penis enlargement

penis enlargement

It's the news that thousands of men have, secretly at least, been waiting for! A review of medical literature has revealed that some non-surgical methods to increase penis size do actually work - but some result in disappointment.A study published in the journal of British Association of Urological Surgeons found that traction methods were most effective in extending length.However it found that surgical procedures can be dangerous and have an 'unacceptably high' rate of complications.The study was conducted by Italian scientists Marco Ordera and Paolo Gontero at the University of Turin.The pair examined literature on both surgical and non-surgical methods for so called 'male enhancement' and found ten relevant studies.

Half reported on surgical techniques performed on 121 men, while the others discussed non-invasive methods used by 109 men.One study of the traction method reported an average increase of 1.8cm while in a flaccid state. Another reported that the penis measured an extra 2.3cm on average when flaccid and 1.7cm when erect However to achieve these results the men had to follow an arduous regime which involved six hours of traction a day for four months in the first example, and four hours for six months in the second.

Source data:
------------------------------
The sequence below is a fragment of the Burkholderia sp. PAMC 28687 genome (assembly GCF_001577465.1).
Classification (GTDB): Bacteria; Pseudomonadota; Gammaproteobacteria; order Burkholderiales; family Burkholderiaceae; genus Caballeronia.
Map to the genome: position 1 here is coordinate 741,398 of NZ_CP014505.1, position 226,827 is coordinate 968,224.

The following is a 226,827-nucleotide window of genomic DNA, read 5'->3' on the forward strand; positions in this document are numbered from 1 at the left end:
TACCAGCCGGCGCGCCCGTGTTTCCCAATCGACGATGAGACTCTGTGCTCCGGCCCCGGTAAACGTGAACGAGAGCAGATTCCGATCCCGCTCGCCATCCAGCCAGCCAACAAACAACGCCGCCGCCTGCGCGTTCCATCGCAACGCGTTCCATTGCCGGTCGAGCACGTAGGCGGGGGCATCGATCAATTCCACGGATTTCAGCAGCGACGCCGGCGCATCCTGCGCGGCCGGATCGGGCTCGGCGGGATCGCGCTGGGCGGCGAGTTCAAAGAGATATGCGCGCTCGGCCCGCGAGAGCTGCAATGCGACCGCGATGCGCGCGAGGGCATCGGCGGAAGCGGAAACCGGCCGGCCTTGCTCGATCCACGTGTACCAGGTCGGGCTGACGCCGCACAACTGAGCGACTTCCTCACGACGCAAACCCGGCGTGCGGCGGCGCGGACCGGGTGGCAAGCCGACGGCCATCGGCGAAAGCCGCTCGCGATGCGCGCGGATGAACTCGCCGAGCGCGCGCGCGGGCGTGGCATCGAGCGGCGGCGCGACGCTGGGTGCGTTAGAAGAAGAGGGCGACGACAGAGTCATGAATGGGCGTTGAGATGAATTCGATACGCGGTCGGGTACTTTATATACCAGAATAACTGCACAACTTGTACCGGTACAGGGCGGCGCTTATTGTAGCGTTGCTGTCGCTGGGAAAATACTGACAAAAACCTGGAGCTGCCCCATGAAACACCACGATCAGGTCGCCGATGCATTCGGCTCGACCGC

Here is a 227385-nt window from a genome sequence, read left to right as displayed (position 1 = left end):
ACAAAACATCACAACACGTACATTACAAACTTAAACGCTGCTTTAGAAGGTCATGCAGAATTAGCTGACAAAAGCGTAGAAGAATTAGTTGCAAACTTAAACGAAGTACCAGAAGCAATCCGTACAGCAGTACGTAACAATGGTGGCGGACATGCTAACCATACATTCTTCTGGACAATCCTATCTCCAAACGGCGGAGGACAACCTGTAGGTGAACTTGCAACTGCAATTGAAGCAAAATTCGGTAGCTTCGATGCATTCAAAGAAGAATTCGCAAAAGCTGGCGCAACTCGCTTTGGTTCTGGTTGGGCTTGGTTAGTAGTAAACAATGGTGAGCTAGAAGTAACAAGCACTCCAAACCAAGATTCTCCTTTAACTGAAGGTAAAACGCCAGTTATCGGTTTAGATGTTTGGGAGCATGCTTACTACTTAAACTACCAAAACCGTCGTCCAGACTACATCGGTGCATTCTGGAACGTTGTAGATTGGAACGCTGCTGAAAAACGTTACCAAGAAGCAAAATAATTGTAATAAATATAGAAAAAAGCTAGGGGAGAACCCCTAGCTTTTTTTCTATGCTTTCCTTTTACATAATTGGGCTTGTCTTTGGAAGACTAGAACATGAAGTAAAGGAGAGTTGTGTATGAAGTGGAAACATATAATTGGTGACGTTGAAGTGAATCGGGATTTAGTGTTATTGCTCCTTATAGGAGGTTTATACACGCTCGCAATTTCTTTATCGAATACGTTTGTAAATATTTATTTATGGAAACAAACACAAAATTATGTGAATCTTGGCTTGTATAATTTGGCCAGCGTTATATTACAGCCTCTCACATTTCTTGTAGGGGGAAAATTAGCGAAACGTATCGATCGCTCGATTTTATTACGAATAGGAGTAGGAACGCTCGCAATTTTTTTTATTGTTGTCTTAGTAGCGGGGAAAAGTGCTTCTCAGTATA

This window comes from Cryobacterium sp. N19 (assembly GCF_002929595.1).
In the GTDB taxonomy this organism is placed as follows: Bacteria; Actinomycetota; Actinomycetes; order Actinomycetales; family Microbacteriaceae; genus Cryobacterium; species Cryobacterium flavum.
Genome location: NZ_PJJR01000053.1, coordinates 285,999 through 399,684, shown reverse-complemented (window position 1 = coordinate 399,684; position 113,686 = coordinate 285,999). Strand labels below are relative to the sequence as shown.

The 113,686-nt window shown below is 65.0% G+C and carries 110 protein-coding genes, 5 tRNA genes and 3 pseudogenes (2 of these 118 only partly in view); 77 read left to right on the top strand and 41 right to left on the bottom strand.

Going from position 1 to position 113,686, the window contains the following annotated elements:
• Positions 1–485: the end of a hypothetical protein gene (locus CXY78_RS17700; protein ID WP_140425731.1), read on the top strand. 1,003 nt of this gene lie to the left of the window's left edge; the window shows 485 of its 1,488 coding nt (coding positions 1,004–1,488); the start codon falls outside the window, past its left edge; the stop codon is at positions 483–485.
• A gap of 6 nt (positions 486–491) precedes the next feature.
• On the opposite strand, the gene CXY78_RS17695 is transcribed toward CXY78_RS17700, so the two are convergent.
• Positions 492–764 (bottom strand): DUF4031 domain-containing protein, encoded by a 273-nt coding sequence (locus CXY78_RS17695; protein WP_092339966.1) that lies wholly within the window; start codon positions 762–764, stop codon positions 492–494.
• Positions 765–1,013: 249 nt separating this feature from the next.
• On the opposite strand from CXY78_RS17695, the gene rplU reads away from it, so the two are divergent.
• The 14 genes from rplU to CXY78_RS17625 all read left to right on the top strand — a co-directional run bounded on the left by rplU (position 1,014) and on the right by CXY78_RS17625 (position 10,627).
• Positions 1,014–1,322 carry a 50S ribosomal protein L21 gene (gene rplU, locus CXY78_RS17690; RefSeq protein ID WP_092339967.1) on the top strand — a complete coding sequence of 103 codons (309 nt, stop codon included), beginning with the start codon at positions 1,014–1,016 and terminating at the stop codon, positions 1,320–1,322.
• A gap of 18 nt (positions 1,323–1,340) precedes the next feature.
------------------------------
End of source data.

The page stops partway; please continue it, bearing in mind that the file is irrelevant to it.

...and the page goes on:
Other methods the scientists investigated included a 'penis pump' which uses a vacuum to stretch the organ.

The researchers said that the use of the pump was found to be effective if used for a six month period.Ordera and Gontero also reported that 'peno-sctroal' rings, which fit around the organ, may help to augment size and maintain erections.The pair said that any increase in length did not increase the thickness of the organ, but also did not cause any decrease.

The research comes after a large increase in the number of patients seeking urological advice for the so-called 'short penis'.

Many men are asking for help because they tend to overestimate what is considered normal.The researchers added that the organ can be considered 'normal' if it is at least 4cm when limp and 7.5cm when erect, although some allowance must be made for a man's height and  BMI.